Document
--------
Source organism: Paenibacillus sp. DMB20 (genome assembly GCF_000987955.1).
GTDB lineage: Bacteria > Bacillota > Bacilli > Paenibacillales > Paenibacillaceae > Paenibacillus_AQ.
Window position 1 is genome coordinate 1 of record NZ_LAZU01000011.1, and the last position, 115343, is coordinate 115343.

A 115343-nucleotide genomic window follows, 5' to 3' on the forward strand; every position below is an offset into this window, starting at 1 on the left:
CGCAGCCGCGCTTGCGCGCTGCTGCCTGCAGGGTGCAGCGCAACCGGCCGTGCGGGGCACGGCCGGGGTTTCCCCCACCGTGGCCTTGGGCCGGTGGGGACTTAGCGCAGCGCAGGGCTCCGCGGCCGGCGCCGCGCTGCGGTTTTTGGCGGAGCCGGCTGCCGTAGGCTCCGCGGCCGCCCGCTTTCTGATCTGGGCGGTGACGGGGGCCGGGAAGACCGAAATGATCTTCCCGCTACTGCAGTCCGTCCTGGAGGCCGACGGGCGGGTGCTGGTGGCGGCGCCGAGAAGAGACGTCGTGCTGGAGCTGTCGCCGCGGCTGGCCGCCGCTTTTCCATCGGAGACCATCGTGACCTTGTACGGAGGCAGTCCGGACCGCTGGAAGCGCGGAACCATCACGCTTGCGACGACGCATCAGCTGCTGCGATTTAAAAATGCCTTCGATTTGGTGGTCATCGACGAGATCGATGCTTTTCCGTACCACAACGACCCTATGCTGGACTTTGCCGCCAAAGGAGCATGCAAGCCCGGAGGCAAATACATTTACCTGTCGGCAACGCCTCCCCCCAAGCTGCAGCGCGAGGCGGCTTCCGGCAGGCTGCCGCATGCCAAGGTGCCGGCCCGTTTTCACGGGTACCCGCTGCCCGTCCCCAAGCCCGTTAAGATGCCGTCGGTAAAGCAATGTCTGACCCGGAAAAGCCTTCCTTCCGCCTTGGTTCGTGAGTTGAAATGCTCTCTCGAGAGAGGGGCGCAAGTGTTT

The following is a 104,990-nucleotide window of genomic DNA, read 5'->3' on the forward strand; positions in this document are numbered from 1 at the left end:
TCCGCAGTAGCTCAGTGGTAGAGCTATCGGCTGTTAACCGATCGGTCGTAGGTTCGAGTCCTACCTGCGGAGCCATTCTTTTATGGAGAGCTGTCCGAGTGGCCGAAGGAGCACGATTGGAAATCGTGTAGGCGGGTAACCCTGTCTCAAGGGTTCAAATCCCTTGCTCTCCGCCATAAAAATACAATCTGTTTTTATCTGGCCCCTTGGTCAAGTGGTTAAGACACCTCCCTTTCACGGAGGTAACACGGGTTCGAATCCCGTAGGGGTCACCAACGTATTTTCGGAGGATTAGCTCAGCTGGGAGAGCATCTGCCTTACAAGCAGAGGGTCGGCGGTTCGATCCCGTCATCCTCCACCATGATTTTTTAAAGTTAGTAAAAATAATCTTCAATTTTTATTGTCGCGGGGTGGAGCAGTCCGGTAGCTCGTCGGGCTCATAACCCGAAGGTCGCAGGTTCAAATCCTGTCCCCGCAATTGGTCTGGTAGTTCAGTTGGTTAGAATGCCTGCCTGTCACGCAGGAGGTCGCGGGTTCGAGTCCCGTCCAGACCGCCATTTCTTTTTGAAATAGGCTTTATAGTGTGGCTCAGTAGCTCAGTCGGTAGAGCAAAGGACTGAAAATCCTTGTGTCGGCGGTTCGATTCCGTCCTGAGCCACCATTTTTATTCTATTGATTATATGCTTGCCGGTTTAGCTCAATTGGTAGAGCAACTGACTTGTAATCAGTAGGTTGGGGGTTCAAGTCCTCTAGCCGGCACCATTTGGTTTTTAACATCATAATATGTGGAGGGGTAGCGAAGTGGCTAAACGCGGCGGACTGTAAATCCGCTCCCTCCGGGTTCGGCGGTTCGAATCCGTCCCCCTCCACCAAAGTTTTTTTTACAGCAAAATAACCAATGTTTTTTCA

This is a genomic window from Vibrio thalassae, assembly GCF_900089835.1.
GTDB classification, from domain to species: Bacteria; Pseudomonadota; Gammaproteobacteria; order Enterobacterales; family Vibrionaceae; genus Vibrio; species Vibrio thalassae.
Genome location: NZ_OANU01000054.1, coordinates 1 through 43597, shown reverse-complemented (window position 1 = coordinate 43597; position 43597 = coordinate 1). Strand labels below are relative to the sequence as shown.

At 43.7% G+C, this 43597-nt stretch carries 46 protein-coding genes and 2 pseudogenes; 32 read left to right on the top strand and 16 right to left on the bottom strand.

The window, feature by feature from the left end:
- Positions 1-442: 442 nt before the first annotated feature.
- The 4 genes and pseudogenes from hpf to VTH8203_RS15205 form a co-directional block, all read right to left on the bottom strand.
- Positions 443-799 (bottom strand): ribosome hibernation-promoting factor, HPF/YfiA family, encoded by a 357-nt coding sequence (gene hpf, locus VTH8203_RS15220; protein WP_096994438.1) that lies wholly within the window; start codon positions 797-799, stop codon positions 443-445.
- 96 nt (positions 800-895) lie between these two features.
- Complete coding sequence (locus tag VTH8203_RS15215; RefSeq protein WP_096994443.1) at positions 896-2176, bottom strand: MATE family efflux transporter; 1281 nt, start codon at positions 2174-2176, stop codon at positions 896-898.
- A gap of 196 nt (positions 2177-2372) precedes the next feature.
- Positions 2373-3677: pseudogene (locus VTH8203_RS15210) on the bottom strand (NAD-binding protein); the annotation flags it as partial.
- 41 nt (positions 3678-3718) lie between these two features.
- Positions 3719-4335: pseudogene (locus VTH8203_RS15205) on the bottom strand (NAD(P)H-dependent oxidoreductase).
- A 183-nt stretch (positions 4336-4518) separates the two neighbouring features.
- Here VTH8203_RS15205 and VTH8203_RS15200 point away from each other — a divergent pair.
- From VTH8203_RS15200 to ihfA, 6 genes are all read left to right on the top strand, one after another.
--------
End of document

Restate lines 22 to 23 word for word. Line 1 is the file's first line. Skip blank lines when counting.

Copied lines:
- A 183-nt stretch (positions 4336-4518) separates the two neighbouring features.
- Here VTH8203_RS15205 and VTH8203_RS15200 point away from each other — a divergent pair.